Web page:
To boost revaluation of industrial by-products of artichoke, this research tries to determine the stability throughout storage of phenolic compounds and their antioxidant activity in biscuits enriched with fiber-rich powders extracted from b y-products of artichokes (FRPA). To determine the most stable extraction method, biscuits were formulated with FRPA extracted by two different environmentally friendly extraction solvents: water (W) and a solution of 1% CaCl2∙5H2O (CA) and compared with biscuits made with pea fiber (P) and control biscuits (B) without fiber added. Initially and during storage, the biscuits enriched with FRPA (W, CA) showed a higher content of bioavailable polyphenols and antioxidant activity compared to the control biscuits (B) and the reference fiber (P, pea fiber). In conclusion, FRPA are an excellent source of bioavailable fiber with antioxidant activity, but especially the FRPA extracted with 1% CaCl2∙5H2O (CA), and they could present a good alternative to the use of pea fiber. Full article
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16 pages, 1692 KiB  
Article
Assessing the Interactions between Zinc and Vitamin A on Intestinal Functionality, Morphology, and the Microbiome In Vivo (Gallus gallus)
by Cydney Jackson, Nikolai Kolba and Elad Tako
Nutrients 2023, 15(12), 2754; https://doi.org/10.3390/nu15122754 - 15 Jun 2023
Cited by 3 | Viewed by 1959
Abstract
Dietary deficiencies in zinc (Zn) and vitamin A (VA) are among the leading micronutrient deficiencies globally and previous research has proposed a notable interaction between Zn and VA physiological status. This study aimed to assess the effects of zinc and vitamin A (isolated [...] Read more.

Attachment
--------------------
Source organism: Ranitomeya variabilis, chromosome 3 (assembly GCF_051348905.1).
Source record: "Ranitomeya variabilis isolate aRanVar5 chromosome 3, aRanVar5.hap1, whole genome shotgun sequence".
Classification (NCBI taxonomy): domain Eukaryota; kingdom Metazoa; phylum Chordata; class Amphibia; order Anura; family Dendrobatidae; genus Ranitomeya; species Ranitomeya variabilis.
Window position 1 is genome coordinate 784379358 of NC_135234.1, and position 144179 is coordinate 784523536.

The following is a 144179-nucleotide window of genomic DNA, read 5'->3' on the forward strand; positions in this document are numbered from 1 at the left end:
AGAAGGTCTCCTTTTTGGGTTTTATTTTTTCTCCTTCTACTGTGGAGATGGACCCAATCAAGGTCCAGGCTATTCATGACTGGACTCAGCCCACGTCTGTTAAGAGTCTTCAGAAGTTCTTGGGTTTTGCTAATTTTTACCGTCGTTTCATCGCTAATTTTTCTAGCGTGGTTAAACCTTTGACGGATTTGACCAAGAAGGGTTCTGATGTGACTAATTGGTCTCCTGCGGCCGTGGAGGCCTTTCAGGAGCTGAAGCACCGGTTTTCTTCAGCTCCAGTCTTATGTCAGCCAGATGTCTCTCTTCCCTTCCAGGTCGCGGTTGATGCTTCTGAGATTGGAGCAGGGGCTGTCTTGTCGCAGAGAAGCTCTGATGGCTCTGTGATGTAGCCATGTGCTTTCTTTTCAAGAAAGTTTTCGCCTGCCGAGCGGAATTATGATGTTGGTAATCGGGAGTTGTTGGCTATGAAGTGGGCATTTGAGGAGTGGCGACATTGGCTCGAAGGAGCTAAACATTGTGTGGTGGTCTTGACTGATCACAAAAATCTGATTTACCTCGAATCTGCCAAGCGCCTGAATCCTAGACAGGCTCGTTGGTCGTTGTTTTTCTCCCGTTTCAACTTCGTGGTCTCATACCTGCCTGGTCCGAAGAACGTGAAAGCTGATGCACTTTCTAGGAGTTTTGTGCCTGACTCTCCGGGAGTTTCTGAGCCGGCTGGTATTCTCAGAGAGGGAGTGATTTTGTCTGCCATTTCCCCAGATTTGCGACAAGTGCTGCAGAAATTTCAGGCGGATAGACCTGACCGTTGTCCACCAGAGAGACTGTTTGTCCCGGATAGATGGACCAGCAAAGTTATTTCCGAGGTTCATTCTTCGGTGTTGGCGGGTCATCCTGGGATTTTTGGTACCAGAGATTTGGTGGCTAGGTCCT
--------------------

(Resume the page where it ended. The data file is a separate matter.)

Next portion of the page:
Dietary deficiencies in zinc (Zn) and vitamin A (VA) are among the leading micronutrient deficiencies globally and previous research has proposed a notable interaction between Zn and VA physiological status. This study aimed to assess the effects of zinc and vitamin A (isolated and combined) on intestinal functionality and morphology, and the gut microbiome (Gallus gallus). The study included nine treatment groups (n~11)—no-injection (NI); H2O; 0.5% oil; normal zinc (40 mg/kg ZnSO4) (ZN); low zinc (20 mg/kg) (ZL); normal retinoid (1500 IU/kg retinyl palmitate) (RN); low retinoid (100 IU/kg) (RL); normal zinc and retinoid (40 mg/kg; 1500 IU/kg) (ZNRN); low zinc and retinoid (ZLRL) (20 mg/kg; 100 IU/kg). Samples were injected into the amniotic fluid of the fertile broiler eggs. Tissue samples were collected upon hatch to target biomarkers. ZLRL reduced ZIP4 gene expression and upregulated ZnT1 gene expression (p < 0.05). Duodenal surface area increased the greatest in RL compared to RN (p < 0.01), and ZLRL compared to ZNRN (p < 0.05). All nutrient treatments yielded shorter crypt depths (p < 0.01). Compared to the oil control, ZLRL and ZNRN reduced (p < 0.05) the cecal abundance of Bifidobacterium and Clostridium genera (p < 0.05). These results suggest a potentially improved intestinal epithelium proceeding with Zn and VA intra-amniotic administration. Intestinal functionality and gut bacteria were modulated. Further research should characterize long-term responses and the microbiome profile. Full article